The Corner

Six Points About Strategic Bombing

I know this discussion’s sort of over, but I thought this was good even if I might dissent here or there. From a reader:

About Strategic bombing:

1. Ramesh should reference Michael Walzer’s arguments about strategic

bombing.

2. Darb’s conclusion is probably right; people will do what they feel they

need to do, under circumstances and in light of opinion. In WW1, e.g., using

poison gas in combat was good, in WW2, it was bad.

3. Mass bombings of civilians was not considered absolutely immoral in WW2. It has been considered absolutely immoral at least since the Vietnam war (which was the real context for Vonnegut’s Dresden book.)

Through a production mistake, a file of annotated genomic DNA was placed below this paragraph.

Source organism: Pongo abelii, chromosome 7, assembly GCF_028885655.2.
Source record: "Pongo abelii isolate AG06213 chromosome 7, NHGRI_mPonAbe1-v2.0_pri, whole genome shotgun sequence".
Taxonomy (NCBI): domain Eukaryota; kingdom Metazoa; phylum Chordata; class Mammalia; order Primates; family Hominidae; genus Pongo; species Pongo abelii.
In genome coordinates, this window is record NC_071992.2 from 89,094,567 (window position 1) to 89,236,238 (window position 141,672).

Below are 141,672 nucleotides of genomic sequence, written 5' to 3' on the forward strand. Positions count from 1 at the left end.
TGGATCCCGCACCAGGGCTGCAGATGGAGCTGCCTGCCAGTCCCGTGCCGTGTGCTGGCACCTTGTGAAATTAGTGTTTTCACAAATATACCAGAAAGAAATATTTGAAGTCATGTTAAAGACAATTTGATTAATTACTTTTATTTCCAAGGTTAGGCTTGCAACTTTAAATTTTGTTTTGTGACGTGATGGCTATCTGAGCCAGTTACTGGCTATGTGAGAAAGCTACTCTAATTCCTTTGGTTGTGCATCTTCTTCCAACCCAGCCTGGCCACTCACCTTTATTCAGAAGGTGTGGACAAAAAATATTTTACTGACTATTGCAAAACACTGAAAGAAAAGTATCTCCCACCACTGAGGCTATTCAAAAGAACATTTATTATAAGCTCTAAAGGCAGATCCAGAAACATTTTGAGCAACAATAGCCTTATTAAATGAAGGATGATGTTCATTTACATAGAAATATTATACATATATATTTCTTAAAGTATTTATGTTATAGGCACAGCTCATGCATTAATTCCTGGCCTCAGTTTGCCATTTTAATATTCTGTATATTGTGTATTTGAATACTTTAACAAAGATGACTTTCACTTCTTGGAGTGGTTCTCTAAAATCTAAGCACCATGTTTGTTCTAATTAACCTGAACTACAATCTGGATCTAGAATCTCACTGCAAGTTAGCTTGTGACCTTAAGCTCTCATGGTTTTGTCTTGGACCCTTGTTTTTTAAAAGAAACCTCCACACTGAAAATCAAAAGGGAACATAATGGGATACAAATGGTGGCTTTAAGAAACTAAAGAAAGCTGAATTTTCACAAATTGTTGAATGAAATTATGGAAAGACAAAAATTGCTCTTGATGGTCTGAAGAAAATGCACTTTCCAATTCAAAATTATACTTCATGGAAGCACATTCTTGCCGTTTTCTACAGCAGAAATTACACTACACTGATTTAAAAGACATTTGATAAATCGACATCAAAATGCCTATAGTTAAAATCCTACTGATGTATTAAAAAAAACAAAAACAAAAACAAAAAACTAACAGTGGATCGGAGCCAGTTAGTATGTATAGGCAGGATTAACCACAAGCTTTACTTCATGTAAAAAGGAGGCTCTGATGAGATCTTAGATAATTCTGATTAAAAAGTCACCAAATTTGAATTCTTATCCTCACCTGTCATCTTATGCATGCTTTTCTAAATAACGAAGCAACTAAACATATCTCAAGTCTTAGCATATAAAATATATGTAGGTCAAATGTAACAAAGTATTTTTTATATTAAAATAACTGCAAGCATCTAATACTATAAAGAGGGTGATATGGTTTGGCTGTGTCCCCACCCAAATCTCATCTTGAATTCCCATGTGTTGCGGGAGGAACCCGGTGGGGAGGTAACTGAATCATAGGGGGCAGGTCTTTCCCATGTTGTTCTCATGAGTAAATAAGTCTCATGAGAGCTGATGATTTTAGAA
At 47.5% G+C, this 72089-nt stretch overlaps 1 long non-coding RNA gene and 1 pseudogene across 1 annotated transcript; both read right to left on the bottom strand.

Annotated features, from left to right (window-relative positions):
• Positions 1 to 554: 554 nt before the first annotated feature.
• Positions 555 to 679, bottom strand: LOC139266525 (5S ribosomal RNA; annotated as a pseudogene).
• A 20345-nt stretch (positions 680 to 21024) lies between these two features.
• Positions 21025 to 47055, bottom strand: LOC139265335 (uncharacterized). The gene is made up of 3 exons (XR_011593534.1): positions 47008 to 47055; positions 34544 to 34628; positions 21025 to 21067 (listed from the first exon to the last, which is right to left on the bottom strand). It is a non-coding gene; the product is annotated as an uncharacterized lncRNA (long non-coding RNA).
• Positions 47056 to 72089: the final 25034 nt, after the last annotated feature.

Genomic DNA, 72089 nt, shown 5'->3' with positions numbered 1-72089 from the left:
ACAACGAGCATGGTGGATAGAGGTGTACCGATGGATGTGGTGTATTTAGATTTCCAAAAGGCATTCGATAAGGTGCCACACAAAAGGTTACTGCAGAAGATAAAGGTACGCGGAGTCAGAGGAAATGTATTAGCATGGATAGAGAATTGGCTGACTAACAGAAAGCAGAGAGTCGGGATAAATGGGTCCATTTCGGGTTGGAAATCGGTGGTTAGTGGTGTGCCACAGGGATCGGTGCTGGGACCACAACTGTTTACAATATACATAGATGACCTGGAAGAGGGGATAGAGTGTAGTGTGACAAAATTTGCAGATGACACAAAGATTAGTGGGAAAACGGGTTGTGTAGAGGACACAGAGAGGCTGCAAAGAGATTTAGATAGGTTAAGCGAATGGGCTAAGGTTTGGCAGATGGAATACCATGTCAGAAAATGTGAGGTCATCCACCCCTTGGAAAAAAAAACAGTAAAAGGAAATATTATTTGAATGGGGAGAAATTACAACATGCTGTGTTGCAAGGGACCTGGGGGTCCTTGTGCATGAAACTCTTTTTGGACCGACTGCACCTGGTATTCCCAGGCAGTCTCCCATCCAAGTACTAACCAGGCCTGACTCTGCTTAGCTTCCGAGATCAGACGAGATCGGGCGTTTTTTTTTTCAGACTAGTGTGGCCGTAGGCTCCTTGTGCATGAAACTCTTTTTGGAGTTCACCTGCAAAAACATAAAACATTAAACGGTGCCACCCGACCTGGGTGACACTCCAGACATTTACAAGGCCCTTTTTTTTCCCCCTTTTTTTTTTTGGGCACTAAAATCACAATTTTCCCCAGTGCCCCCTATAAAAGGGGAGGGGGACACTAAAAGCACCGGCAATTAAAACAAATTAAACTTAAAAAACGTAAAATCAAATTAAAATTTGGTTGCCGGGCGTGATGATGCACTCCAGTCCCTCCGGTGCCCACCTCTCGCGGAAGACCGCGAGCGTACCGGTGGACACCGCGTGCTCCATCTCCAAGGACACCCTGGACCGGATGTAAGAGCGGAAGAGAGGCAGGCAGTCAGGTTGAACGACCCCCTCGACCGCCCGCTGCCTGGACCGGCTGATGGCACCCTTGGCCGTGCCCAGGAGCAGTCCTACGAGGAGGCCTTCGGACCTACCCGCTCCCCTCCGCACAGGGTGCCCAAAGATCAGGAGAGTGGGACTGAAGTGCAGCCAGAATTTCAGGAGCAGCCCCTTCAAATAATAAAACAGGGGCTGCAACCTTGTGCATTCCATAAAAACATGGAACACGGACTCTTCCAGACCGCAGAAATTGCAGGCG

4. In light of 3, arguments in favor of bombing civilians (Steyn, et al) are just as bootless as abstractions about “right” or “wrong” bombings. Generally, people don’t like it — having seen the effects in WW2 — and if people don’t want it, it won’t happen.

5. As terrible as the WTC “bombing” was, and I was on the NJ Turnpike when

it happened, it was something that many peoples in Europe and Asia

experienced often in the ’30’s and ’40’s and something America had never

experienced. A moment’s thought convinces me that most Americans would be

even more reluctant to engage in the mass killing of civilians now, than before.

6. It’s a waste of time to justify WW2 bombings today. Nobody backs killing

civilians now, so no one wants to hear celebrations about past bombings that

killed many civilians. Find something else to celebrate, like, for example, the break in the weather.

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